57. areff

    You really shouldn’t double down on a dill, Doomlord, and a duplicitous dill at that.

  58. To be sure, there is much to dislike about immigrants… They take our jobs, live in our houses, marry our women, deprive our children of jobs, and speak with strange accents. Most immigrants have the temerity to integrate into Australian society and come to think of themselves as being Australian!

    Sinclair knows many Cats favour a reduction in immigration and a more targeted intake. Yet…yet he sneers at us as if we were knuckle dragging ignorant borderline racists who fear our women being taken.

    Fuck you Sinc and fuck your strawman argument and fuck your evidence free article.

  59. Sinclair Davidson

    Gee Baa Humbug tell us what you really think. And here is me, always speaking highly of you.

  60. Tim Neilson

    Sinclair Davidson
    #2646331, posted on February 26, 2018 at 11:06 am
    Because they are Australian citizens ….

    Whahahahahahahahahaha.

    Fine, Sinc.

    So now tell us that there is a net benefit to our society by importing more of them.

    Or admit that we could achieve a net benefit by reducing the immigration intake so as not to import any more of them.

  61. Confused Old Misfit

    There is no economic diversity any more. We are becoming a nation of retailers.

    Blame the bloody political economists for that. They decided that, because of “comparative/competitive advantage” nonsense Australia didn’t need any manufacturing industries. All that could be much better and cheaper done by the little yellow fellow to the north.

  62. Fisky

    lol –

    Accepting more refugees and boat people into the country is one of the greatest contributions Australia can make to improving the world around us and enhancing our own living standards, writes Sinclair Davidson.

    https://www.crikey.com.au/2009/10/30/enough-of-the-hysteria-refugees-are-good-for-us/

  63. Anto

    So, Sinc – what you’re saying is that 300K p.a. is good, 600K p.a. would be twice as good and 900K p.a. would be…etc?

  64. egg_

    The problem that concerns me most is the change from pro-development governments 40-50 years ago to a mind set of high density housing, high cost energy, retrograde agricultural policy (eg buy back of station country etc), anti-manufacturing legislation, city centric mentality.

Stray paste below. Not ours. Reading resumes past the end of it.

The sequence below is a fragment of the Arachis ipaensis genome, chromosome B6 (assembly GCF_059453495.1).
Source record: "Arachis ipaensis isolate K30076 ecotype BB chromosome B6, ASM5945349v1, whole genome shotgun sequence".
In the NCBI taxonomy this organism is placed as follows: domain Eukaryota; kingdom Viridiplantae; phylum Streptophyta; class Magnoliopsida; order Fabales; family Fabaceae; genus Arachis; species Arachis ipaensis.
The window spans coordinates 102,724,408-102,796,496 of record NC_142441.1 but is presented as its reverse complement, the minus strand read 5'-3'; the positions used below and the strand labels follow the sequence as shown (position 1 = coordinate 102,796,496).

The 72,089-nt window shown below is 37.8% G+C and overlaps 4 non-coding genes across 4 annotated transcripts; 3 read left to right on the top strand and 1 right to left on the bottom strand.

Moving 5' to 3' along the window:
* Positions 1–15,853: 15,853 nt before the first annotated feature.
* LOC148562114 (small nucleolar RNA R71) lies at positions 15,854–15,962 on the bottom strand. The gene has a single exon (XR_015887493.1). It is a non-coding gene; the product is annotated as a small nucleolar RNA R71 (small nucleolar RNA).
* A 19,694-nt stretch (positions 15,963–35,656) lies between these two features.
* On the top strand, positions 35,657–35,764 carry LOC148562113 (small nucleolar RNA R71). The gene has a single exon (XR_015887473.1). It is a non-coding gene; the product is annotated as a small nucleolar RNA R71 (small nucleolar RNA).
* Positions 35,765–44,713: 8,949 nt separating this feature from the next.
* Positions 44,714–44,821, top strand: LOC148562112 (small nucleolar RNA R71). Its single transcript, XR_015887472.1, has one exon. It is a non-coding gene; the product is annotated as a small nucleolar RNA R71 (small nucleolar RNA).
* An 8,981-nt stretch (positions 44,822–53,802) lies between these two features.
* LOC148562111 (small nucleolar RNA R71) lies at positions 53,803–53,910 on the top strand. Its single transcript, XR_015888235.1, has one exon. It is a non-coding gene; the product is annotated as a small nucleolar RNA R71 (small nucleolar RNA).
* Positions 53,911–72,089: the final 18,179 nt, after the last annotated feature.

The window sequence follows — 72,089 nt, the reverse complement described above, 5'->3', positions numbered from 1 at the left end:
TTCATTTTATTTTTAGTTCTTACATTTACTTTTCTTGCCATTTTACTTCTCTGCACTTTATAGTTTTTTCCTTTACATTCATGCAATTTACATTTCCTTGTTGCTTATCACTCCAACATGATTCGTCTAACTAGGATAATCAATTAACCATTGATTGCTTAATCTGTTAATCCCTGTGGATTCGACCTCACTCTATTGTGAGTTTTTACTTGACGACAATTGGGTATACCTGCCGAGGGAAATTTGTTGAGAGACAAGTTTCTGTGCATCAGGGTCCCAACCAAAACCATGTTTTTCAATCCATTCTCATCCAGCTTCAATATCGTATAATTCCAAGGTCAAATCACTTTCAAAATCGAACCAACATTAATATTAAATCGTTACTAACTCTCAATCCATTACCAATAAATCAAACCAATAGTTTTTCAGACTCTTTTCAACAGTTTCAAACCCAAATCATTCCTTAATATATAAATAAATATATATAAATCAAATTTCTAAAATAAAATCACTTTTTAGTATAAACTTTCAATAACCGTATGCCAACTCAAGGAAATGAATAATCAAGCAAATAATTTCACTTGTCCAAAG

To some extent this is “un-australian” in the old sense of the concept. It’s not just the migrants at fault; there’s somewhat of a cultural change occuring amongst Aussies as well. Over all our country is still underdeveloped in my view but there is increased inertia against development other than high density suburbia. There is no economic diversity any more. We are becoming a nation of retailers.

    Inner suburbs Greens complaining of high rise full of reffos, who don’t like to commute from the ‘burbs.

  65. Sinclair Davidson

    Tim – nobody sensible or intelligent has ever accused me of being soft on law and order. If people are commiting crimes, call the police. If migrants are commiting crimes, deport them.

  66. Sinclair Davidson

    So, Sinc – what you’re saying is that 300K p.a. is good, 600K p.a. would be twice as good and 900K p.a. would be…etc?

    I would adopt a bottom up approach, not a top-down target. So as many as the private sector will employ.

  67. DavidA

    Economists will never provide a number indicative of how much your daily grind sucks. But we all know it.

  68. If Abbott truly believes that housing starts are lagging population growth he should focus his attention on supply side barriers to entry and not on restricting the demand side of the economy. That means lowering taxation, cutting red tape, cutting green tape, and forcing the states to do so, too.

    Has the good professor ever heard of the saying “don’t put the horse before the cart”?
    Changes to infrastructure planning and the actual building of infrastructure take a long time. In the mean time people are coming in historically large numbers.